Thursday, May 26, 2011

So I'm a pretty terrible blogger. Oh well. 2nd post of 2011 and we're not halfway through the year yet so I'm doing alright.

I am now a K-State graduate. Hooray! Actually, it's kind of bizarre. I had no idea that so much could happen in 4 years or that it could go so quickly. College has been awesome. I had some of the highest and lowest points of my life so far but have learned so much and hopefully grown. Now I'm feeling kind of sentimental so I'mgoing to do a little college collage.

Freshman Year:
Rooming with the lovely Anna Corey was wonderful and we had SO many great nights full of laughter, way too much junk food, and minimal studying. Freshman year was also when I met Diana and the three of us hung out ALL the time. Here is just one example.

I think it was around this time that some girl knocked on our door and told us to shut up.
Anyway, we had a blast. And I definitely learned so much about friendship and loving people well. These two definitely had the most impact on my life that year.

Sophomore Year:
Sophomore year I became an RA at West Hall which was wonderful. I had an incredible floor and made some close bonds with the rest of the staff. This year was also really hard for me. I struggled with depression more than I ever have and was at one of my lowest points. Thankfully, I serve a God who does not abandon and He used people in my life to get me through and teach me more about depending on Him. Diana played a huge role in that, as did my dear friend Meg who I became closeto this year. I also started going to Ichthus sophomore year which had a huge effect on my Junior and Senior years.
A little taste of Sophomore year:
One of the many walks we took on the Konza.

Junior Year:
Junior year started out with me as the RA in the basement of Smurthwaite for overflow students. I had been praying all summer that Jesus would really use me in my RA job, and boy did he. The issues and challenges that my residents were facing was overwhelming to say the least. That basement was one of the most spiritually oppressed places I have ever been in. But I think that Jesus did use me as a light and I was able to help the girls. Second semester I went back to West and that was wonderful. That semester I really got close to a lot of the staff, especially my good friend Joel. We had some really great conversations about life and everything that goes with it during the course of that semester. But truly the whole staff was incredible and I loved each of them so much.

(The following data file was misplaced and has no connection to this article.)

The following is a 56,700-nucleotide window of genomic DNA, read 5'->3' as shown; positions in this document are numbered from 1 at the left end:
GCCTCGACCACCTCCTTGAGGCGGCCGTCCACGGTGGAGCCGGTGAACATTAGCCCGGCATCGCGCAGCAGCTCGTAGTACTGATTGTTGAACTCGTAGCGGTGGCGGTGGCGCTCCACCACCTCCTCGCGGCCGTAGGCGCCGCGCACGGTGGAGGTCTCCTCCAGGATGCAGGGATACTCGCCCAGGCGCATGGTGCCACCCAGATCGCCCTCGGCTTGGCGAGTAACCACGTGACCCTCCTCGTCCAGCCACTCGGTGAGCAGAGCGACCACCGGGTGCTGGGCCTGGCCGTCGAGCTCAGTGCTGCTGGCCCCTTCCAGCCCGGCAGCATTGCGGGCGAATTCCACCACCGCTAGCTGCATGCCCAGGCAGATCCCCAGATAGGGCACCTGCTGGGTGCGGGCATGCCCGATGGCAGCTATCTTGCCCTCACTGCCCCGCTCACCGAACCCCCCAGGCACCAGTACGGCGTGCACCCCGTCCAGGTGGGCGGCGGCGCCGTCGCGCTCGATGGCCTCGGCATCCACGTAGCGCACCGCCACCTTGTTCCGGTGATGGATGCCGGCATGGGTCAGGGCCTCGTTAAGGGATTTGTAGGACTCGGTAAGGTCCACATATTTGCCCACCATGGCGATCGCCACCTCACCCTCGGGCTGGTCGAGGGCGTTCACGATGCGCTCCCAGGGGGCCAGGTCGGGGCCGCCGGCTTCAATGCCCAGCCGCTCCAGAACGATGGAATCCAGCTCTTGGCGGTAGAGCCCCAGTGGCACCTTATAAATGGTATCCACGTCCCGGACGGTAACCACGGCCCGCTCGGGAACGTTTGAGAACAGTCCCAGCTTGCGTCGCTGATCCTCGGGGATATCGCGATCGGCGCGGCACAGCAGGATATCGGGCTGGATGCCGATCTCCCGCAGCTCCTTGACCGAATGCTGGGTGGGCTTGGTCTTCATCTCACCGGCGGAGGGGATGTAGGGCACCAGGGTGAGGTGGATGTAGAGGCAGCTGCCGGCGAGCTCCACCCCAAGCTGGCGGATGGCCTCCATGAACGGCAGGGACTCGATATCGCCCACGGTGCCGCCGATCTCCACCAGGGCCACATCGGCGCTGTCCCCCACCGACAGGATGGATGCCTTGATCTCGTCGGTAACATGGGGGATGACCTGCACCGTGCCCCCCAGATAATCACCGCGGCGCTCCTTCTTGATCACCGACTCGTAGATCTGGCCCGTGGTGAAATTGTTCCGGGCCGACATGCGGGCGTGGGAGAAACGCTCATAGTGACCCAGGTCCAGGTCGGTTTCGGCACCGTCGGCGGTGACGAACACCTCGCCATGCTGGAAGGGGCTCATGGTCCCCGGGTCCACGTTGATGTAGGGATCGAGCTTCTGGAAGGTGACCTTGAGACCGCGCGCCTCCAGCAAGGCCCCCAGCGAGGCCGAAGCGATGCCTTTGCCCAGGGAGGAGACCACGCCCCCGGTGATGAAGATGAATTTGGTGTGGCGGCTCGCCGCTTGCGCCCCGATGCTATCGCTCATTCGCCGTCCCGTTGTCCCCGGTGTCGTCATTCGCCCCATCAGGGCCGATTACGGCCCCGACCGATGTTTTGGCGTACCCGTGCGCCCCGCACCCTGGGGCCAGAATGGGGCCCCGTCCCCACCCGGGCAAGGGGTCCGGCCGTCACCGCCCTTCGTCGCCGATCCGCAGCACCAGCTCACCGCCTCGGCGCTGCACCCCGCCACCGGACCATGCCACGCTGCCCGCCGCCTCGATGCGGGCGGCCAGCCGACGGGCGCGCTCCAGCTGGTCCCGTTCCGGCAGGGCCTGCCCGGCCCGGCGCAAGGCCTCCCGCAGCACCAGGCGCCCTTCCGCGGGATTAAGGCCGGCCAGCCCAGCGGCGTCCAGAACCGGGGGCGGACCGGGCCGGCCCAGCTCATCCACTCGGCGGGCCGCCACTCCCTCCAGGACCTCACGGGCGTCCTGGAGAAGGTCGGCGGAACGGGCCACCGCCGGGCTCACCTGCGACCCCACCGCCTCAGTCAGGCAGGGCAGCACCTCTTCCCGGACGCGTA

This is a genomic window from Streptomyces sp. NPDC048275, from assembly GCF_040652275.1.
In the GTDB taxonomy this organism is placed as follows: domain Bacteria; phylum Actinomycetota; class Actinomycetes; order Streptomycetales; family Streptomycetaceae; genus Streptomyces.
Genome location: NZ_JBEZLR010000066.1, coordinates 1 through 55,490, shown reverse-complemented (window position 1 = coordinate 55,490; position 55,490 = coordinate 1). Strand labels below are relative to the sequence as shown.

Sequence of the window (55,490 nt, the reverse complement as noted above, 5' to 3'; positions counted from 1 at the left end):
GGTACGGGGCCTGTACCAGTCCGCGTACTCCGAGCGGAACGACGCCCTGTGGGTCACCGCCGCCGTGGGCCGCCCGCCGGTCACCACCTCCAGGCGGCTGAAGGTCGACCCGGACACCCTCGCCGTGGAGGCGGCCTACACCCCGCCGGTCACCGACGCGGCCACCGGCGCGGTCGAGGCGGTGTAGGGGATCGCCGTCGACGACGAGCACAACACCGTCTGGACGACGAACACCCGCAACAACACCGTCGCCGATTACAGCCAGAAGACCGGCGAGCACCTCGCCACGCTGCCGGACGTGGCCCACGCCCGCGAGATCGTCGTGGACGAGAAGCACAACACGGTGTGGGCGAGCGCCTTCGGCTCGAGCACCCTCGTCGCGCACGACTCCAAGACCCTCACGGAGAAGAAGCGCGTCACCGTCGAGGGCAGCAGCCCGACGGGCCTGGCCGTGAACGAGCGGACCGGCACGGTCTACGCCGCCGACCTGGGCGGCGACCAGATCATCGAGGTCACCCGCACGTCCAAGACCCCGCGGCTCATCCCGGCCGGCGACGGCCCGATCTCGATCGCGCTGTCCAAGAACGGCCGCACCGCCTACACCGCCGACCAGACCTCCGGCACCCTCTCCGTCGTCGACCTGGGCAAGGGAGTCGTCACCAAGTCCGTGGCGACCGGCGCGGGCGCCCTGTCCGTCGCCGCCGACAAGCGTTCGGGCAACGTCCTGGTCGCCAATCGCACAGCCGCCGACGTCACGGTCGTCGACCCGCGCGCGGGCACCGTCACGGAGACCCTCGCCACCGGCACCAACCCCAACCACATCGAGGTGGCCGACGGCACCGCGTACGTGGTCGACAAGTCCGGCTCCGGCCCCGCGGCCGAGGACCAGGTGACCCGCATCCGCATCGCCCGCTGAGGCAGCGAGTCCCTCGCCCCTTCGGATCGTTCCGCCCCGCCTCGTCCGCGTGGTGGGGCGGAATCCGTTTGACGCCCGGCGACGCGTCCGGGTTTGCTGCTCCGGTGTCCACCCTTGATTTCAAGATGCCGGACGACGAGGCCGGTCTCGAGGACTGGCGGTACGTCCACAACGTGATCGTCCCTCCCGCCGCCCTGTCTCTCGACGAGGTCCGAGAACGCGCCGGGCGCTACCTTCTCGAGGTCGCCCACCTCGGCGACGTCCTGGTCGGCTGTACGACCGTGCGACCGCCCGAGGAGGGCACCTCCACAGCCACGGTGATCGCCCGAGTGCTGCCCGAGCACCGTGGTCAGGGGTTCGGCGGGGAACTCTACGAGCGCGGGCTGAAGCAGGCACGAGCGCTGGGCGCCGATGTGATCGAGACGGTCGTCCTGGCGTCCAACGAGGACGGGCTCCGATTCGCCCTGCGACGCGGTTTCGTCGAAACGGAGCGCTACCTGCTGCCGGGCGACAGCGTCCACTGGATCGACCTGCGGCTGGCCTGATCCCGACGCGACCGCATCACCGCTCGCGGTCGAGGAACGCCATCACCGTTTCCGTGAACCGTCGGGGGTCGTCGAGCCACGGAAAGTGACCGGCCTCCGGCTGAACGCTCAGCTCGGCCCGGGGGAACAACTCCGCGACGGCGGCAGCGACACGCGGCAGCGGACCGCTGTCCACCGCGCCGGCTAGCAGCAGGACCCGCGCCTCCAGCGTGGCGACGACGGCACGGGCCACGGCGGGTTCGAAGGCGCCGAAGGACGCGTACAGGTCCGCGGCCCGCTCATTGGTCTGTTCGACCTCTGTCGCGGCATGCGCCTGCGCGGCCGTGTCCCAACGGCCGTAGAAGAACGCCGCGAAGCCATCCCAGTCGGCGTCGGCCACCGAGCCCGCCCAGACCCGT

Hanging on the Bluestem patio.

Senior Year:
This year I moved out of the Residence Halls and got a house with 6 of the most incredible gals ever. I also led an Ichthus Lifegroup that's missional focus was Ogden, where I also did my Family Studies internship. I feel like I'm still processing this year so I won't say too much about it. What I will say is that I don't think God has ever put more wonderful, encouraging, genuine people in my life all at the same time.

The ballin' ladies of 1511worth. Best.Lifegroup.Ever. Before the Ichthus Banquet.

So that is 4 years in a very small nutshell without any previous thought to what I would include. I'm really excited for the future and for my new job, which I will *try* to remember to blog about in the near future.

Thursday, February 17, 2011


Ogden, KS.

Population: Around 2,000.

People below thePoverty Level: Around 23%, about double the state average.

There is need in Ogden. Lots of it.

I am growing to love Ogden. God is putting a passion for it in my heart - for its people. Especially for its children. Some of them don't really have a chance. The odds are stacked against them. Their parents are drug and alcohol users and abusers. Or just unemployed and uneducated and doing their best to put food on the table. They've been shuffled around the state and country so that when they wind up [back] in Ogden for 5th grade, they've already gone to 5 0r 6 different schools.